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Patrons Sickened by Hepatitis A Sue Bronx Restaurant

By Eddie Small | June 13, 2014 1:12pm
 People who dined at New Hawaii Sea Restaurant in the Bronx line up to get vaccinated for hepatitis A.
People who dined at New Hawaii Sea Restaurant in the Bronx line up to get vaccinated for hepatitis A.
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DNAinfo/Claire Cameron

WILLIAMSBRIDGE — Two men who were sickened with hepatitis A during an outbreak at a Bronx restaurant last year have slapped the eatery with lawsuits.

Lawyer Bill Marler has filed suits against New Hawaii Sea Restaurant on behalf of Anthony Loreto Jr., 25, of The Bronx and David Cohen, 42, of New Jersey, who both contracted hepatitis A after eating at the restaurant, according to court documents.

Cohen, a volunteer firefighter, went to New Hawaii Sea Restaurant on Aug. 10, 2013 for a surprise birthday party and started experiencing symptoms on Sept. 8, the suit alleges. He developed abdominal pains, a swollen liver and a fever of about 103 degrees, and he was diagnosed with hepatitis A 10 days later.

Loreto had ordered takeout from the restaurant on Aug. 11, 2013, including lo mein noodles, Hawaii steak, pan-fried wontons and a spicy tuna roll, according to court documents.

On Sept. 8, he went to Urgent Care of Eastchester with symptoms of a fever, chills and weakness, and he was diagnosed with hepatitis A four days later.

Both lawsuits allege that the food the men ate was not fit for human consumption and that they suffered damages for loss of wages, medical expenses, travel expenses, emotional distress and physical pain.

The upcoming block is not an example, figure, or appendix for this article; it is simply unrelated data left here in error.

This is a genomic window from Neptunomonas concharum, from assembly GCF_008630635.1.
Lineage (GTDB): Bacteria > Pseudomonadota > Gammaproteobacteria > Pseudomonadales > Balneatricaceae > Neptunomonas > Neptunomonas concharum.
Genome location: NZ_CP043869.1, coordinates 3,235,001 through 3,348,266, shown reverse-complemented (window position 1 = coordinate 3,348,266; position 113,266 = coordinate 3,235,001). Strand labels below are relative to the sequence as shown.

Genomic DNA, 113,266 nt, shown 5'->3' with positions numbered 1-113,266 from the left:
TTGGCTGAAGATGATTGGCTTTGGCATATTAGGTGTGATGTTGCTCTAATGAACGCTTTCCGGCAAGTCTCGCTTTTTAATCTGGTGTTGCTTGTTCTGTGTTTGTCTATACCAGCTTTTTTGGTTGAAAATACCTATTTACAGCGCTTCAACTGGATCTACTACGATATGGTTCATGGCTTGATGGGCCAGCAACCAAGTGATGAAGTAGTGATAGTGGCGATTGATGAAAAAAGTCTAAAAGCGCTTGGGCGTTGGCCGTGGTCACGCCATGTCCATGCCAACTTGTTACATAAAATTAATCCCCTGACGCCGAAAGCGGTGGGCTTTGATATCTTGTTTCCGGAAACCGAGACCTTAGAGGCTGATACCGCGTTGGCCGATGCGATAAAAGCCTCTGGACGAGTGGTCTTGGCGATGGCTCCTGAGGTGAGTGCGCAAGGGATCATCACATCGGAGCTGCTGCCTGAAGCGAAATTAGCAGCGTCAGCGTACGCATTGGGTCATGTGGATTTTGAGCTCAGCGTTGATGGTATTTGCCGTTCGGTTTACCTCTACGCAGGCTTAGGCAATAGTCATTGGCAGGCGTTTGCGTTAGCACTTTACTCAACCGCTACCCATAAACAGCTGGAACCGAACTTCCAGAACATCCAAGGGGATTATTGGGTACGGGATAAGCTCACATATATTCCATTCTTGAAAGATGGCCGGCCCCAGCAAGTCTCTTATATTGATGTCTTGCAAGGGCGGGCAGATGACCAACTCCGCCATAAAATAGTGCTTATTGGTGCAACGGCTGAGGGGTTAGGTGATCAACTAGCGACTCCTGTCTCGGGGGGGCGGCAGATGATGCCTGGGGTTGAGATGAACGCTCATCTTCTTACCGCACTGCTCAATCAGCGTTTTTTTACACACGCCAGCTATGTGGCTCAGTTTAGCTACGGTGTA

Both continue to recover from their illnesses, the court papers say.

The documents do not specify the damages, but Marler estimated that he would ask the jury to award somewhere in the range of $100,000.

"The hardest thing is, what’s the inconvenience of basically having the worst case of the flu for two and a half or three months?" he said. "That’s basically what happens when you have hepatitis A."

News broke in September 2013 that four patrons and an employee at New Hawaii Sea had become ill with hepatitis A, after which the city opened a vaccine clinic to help potential victims and ordered the restaurant temporarily closed.

A Sept. 17 inspection at New Hawaii Sea revealed violations of bare hand contact with crispy fried noodles and food at the sushi bar, according to court papers, but it was approved to reopen on Sept. 21 after the city was able to verify that the staff had been tested and vaccinated, the health department said.

However, a new restaurant is now open at New Hawaii Sea's former location on 1475 Williamsbridge Road: Kai, which serves sushi and Asian fusion. The former owner of New Hawaii could not be reached for comment.

Marler, who has been litigating foodborne illness cases since the early 1990s, said many instances of hepatitis A are completely preventable by vaccinating employees, a practice he strongly supports.

"It’s something I’ve been advocating for a long, long time," he said, "and it just seems like pretty cheap insurance so you don’t wind up in a situation like New Hawaii did or many other restaurants have."